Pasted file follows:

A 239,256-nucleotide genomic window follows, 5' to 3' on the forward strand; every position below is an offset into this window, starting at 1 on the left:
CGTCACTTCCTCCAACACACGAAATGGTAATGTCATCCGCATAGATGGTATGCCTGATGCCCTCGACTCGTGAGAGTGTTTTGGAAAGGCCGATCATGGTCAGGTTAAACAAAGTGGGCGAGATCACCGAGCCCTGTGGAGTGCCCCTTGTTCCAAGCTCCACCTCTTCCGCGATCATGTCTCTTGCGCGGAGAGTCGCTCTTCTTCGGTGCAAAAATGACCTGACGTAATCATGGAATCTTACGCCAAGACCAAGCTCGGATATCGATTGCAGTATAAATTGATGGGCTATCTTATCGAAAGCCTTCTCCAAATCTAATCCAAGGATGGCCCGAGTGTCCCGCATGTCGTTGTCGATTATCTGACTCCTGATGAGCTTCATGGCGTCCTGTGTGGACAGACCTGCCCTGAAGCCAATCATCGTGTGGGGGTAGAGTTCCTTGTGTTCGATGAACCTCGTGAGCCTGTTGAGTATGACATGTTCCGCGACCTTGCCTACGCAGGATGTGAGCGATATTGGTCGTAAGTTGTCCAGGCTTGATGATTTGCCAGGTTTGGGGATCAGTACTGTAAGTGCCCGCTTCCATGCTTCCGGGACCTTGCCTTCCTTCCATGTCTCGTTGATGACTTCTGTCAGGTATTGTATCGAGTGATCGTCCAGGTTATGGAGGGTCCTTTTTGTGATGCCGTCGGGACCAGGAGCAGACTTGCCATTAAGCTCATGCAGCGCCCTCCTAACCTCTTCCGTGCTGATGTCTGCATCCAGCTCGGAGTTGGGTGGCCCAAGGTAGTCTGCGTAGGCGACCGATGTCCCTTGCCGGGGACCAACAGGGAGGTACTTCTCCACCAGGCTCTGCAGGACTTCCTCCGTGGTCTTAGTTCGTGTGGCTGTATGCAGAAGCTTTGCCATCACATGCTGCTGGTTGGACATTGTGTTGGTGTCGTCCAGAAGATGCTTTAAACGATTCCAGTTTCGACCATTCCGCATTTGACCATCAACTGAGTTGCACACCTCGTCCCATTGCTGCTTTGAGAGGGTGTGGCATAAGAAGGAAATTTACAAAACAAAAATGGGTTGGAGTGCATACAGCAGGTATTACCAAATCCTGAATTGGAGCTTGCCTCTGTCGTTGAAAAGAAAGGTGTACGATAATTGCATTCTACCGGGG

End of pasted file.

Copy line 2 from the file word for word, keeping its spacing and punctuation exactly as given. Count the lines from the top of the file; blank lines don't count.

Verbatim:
CGTCACTTCCTCCAACACACGAAATGGTAATGTCATCCGCATAGATGGTATGCCTGATGCCCTCGACTCGTGAGAGTGTTTTGGAAAGGCCGATCATGGTCAGGTTAAACAAAGTGGGCGAGATCACCGAGCCCTGTGGAGTGCCCCTTGTTCCAAGCTCCACCTCTTCCGCGATCATGTCTCTTGCGCGGAGAGTCGCTCTTCTTCGGTGCAAAAATGACCTGACGTAATCATGGAATCTTACGCCAAGACCAAGCTCGGATATCGATTGCAGTATAAATTGATGGGCTATCTTATCGAAAGCCTTCTCCAAATCTAATCCAAGGATGGCCCGAGTGTCCCGCATGTCGTTGTCGATTATCTGACTCCTGATGAGCTTCATGGCGTCCTGTGTGGACAGACCTGCCCTGAAGCCAATCATCGTGTGGGGGTAGAGTTCCTTGTGTTCGATGAACCTCGTGAGCCTGTTGAGTATGACATGTTCCGCGACCTTGCCTACGCAGGATGTGAGCGATATTGGTCGTAAGTTGTCCAGGCTTGATGATTTGCCAGGTTTGGGGATCAGTACTGTAAGTGCCCGCTTCCATGCTTCCGGGACCTTGCCTTCCTTCCATGTCTCGTTGATGACTTCTGTCAGGTATTGTATCGAGTGATCGTCCAGGTTATGGAGGGTCCTTTTTGTGATGCCGTCGGGACCAGGAGCAGACTTGCCATTAAGCTCATGCAGCGCCCTCCTAACCTCTTCCGTGCTGATGTCTGCATCCAGCTCGGAGTTGGGTGGCCCAAGGTAGTCTGCGTAGGCGACCGATGTCCCTTGCCGGGGACCAACAGGGAGGTACTTCTCCACCAGGCTCTGCAGGACTTCCTCCGTGGTCTTAGTTCGTGTGGCTGTATGCAGAAGCTTTGCCATCACATGCTGCTGGTTGGACATTGTGTTGGTGTCGTCCAGAAGATGCTTTAAACGATTCCAGTTTCGACCATTCCGCATTTGACCATCAACTGAGTTGCACACCTCGTCCCATTGCTGCTTTGAGAGGGTGTGGCATAAGAAGGAAATTTACAAAACAAAAATGGGTTGGAGTGCATACAGCAGGTATTACCAAATCCTGAATTGGAGCTTGCCTCTGTCGTTGAAAAGAAAGGTGTACGATAATTGCATTCTACCGGGG